You should ideally match the tone of the distorted and clean signals through an amp simulator (I use Guitar Rig 2), otherwise it'll sound weird.

    If you're careful, you can build a tone for the clean samples that can simply be modified to compensate for the additional fuzz of the distorted samples, which are only slightly distorted and have thus proven quite flexible.

    For the way I like to work, I'm not a big fan of EQ's in the middle of the ampsim signal chain. I like to EQ my guitars before the ampsim, and after it. So for maximum tonal flexibility within the ampsim itself, I stuck to those amps and pedals with three-band EQ's (as opposed to two). Use the higher resolution 24-bit engine of GR2 because the distortion is much warmer and smoother. I found, generally, that no matter how I configured my EQ's and distortion pedals, the trick is really just shaving off some of the high-frequency "sizzle" with an external EQ, placed after GR2.

    I find that it's best to aim for a darker, warmer sound. Even with a good EQ, if the clean samples are too bright, the distorted samples are way too trebly and are rather unsalvgeable. Meanwhile, the warmer sound helps the cleaner samples to mimic the pre-existing tone body of the distorted samples, whereas a colder tone leaves the clean samples feeling a bit "empty," which creates more noticeable discrepancies between the two sample sets. But I'm sure if you fiddle around endlessly, you can get any kind of tone to work.

    I experimented with turning the distortion down on the distorted samples, but even with heavy compression they'd lose too much of their power and create imbalance between the two tones. So I simply rolled off 6.5 db's worth of trebs, starting at about 3500Hz. And voila. You almost have to do nothing to glue together the two sample sets - as long as you take preventative steps with your clean tone, you should have to do minimal work to make the distorted tone match up.

    Use your ears and experiment. If it sounds good enough, it is good enough. It certainly sounds way better, in the end, than the rhythm tones on Prominy's site (which still sound good, but can be vastly improved through real double-tracking, in my opinion).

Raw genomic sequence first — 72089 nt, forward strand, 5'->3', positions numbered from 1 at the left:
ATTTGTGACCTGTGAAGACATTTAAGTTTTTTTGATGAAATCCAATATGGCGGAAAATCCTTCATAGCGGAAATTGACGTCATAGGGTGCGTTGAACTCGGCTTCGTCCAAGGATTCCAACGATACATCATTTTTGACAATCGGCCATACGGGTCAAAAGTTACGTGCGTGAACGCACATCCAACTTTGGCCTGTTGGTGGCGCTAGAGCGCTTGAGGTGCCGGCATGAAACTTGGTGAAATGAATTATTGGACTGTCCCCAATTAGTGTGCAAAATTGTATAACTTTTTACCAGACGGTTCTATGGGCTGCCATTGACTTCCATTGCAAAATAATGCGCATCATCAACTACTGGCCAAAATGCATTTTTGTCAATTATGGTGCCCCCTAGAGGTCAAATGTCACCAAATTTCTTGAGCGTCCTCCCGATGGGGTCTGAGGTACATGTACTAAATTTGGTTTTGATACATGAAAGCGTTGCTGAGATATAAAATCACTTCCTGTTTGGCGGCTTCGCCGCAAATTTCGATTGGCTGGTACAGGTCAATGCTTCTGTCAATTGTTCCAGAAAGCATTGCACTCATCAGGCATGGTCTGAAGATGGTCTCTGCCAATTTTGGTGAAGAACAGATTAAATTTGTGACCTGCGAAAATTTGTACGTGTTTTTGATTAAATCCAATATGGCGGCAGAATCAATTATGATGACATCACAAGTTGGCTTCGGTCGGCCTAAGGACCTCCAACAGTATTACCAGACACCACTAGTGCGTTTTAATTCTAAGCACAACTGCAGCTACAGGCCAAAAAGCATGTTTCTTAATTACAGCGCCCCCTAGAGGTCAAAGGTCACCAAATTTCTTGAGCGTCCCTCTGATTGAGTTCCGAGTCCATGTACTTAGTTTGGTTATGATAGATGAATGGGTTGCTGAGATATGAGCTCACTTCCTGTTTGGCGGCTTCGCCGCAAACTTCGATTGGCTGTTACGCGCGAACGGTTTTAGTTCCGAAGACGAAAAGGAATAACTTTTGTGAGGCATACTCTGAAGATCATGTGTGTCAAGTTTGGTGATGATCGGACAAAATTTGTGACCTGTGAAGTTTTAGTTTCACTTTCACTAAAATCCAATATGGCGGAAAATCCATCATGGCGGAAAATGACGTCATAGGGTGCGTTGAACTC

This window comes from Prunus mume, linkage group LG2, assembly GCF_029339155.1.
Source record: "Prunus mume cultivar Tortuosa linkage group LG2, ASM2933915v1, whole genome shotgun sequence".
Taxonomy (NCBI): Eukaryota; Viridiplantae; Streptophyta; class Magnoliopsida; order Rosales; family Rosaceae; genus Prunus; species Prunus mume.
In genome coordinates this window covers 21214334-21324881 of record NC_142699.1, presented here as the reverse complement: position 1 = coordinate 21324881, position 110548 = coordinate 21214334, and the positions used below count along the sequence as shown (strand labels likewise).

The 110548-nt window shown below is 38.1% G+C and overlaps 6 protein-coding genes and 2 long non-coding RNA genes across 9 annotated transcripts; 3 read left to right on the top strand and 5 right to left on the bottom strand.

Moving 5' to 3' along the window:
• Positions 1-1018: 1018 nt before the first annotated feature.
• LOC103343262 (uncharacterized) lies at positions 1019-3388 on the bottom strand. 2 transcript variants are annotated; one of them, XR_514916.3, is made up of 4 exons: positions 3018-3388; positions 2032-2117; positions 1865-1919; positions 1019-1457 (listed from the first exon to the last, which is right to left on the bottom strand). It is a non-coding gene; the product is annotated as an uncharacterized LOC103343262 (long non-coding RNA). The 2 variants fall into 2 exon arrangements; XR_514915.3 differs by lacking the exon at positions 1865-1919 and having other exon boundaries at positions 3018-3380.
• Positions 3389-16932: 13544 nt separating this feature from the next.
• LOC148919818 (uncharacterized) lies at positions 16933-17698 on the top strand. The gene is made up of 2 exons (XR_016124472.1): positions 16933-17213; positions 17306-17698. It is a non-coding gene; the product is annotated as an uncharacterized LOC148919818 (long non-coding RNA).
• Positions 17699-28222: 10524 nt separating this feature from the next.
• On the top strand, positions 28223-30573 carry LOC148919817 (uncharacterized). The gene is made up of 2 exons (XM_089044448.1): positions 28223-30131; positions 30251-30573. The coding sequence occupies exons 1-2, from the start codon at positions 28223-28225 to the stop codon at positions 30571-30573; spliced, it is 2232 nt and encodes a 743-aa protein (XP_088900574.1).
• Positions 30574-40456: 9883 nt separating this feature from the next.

Whew! Done. There are tons of little things I've learned for making big, powerful rhythm tracks with this library. I can further elaborate, if anybody's interested.


  2. #2

    Re: How to make Prominy's LPC sound awesome.

    Hi Tom,

    Just wanted to say thanks for this informative post! I appreciate you sharing your experience, as I have my own quest for sequencing Guitar.

    I was wondering if you might be able to comment on a few other things:

    Have you had any experience mixing the different Guitar libs that you mentioned in your tracks (eg Prominy for rhythm, Chris Hein for lead - or some other combination)? As I have many of the same libs, I'm curious how well this works for you.

    Also, I was curious if you use something like Guitar Rig 2 to add distortion ON-TOP-OF the (already) distorted LPC samples. Is there any technique that works for this?

    Do you have other general techniques for the other libs (Chris Hein, Lyrical Distortion)? Do you have any method for choosing between these libraries for various musical contexts?

    Thanks in advance, Regards
    Kevin L

  3. #3

    Re: How to make Prominy's LPC sound awesome.

    Tomdini, excellent info.
    It's just that i've done everything you've suggested in the last 40 odd years live.
    using even the best dsp will not simulate the double trkg effect.
    it never did and as yet with digital, never has either.

    your post nails it to the ground.

    david r.